Analysis of the California WEPEX Applications to FERC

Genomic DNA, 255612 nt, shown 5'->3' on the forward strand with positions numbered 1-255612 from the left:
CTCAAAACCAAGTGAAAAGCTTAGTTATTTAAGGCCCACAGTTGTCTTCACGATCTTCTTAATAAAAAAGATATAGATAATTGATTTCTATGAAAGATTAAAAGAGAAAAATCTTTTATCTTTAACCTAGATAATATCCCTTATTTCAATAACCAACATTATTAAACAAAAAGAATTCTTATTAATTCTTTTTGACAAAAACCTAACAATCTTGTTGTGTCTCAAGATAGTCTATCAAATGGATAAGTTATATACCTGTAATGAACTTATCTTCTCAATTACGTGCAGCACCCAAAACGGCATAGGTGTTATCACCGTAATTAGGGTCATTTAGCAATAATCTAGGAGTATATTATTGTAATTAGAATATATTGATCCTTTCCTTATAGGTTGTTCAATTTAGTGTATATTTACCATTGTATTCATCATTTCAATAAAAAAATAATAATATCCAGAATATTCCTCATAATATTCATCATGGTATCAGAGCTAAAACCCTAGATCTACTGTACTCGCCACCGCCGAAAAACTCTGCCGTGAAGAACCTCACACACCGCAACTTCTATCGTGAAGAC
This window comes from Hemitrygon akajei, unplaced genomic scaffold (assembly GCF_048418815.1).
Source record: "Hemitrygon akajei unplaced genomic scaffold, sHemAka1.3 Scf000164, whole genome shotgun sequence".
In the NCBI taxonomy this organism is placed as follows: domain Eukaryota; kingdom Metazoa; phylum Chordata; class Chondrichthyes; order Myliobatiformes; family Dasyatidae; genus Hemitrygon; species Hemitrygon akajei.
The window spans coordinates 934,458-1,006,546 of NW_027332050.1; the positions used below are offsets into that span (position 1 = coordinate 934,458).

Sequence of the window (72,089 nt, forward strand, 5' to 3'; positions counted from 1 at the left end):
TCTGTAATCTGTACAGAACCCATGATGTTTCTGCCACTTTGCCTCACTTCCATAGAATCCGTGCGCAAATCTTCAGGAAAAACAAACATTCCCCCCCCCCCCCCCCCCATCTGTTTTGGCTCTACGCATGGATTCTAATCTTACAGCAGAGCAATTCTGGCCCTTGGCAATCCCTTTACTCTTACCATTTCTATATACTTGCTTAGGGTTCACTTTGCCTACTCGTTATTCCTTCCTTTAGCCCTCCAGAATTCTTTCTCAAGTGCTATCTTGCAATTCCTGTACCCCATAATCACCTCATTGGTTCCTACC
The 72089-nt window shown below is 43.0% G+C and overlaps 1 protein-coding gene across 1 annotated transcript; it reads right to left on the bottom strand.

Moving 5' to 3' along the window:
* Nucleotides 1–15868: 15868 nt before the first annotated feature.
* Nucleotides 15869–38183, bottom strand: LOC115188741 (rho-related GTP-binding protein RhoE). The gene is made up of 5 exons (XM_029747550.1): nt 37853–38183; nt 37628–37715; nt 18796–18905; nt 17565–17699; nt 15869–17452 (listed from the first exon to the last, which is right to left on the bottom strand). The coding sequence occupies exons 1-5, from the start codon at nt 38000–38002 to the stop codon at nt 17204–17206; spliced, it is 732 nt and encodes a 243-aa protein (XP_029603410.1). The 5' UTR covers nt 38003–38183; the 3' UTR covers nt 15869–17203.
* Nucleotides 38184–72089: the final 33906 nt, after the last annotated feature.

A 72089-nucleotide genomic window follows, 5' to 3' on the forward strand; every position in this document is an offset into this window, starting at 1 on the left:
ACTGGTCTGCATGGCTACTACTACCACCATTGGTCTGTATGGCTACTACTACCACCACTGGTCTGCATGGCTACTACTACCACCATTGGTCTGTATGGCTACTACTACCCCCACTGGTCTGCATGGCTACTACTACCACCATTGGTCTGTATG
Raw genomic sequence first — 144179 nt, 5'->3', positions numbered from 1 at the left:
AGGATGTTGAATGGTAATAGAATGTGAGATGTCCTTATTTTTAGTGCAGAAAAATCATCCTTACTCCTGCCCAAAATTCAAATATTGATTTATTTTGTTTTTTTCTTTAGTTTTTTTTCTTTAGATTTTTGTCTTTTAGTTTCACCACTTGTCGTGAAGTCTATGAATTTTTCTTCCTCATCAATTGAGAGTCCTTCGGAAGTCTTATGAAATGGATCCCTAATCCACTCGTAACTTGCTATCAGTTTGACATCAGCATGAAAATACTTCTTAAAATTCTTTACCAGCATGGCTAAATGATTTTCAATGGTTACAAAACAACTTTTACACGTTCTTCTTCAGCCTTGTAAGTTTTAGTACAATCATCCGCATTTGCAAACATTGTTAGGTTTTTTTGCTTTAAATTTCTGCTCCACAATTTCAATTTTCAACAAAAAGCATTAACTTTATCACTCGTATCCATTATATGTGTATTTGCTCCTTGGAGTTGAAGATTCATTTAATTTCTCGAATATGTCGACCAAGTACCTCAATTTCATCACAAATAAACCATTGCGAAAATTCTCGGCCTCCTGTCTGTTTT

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The major theme of this report is that the WEPEX Applications prevent the ISO from clearing the market, and that this is the root of the most important problems. The proposed rules at fault (1) prevent the PX and other Scheduling Coordinators from passing on all of their bids to the ISO, and (2) prevent the ISO from dispatching beyond the point at which congestion is eliminated. Although it is generally accepted that these restrictions prevent the ISO from achieving the least-cost dispatch, many other consequences of this market-clearing failure have not been widely recognized. These include sub-optimal dispatches by the PX when the system is uncongested, congestion charges that reward power flow in the congested direction, and incentives for Scheduling Coordinators to ignore known intra-zone congestion. But the most pernicious effect of failing to clear the market may be decreased system reliability. Four minor themes will also be considered but in less detail. Most importantly we describe several examples of unequal treatment for the PX. Second, we will discuss the ambiguities introduced by zonal pricing. WEPEX's zonal system is based on a view of congestion that largely ignores loop flow and consequently has not been well defined. A replacement definition is offered. Third, WEPEX appears to have invented a new definition of the transmission congestion contract (TCC) that is based on actual instead of pre-specified flows. We will show that this ruins the incentive properties of TCCs, but that this problem is partially rectified by the market in TCCs. Lastly we will discuss losses. The WEPEX proposal intentionally avoids marginal-cost pricing of losses. It is known that this avoidance will cause some inefficiency, but what has not been recognized is that it significantly increases use of the power grid. Because this effect is greatest during peak usage, it will necessitate costly grid expansion.

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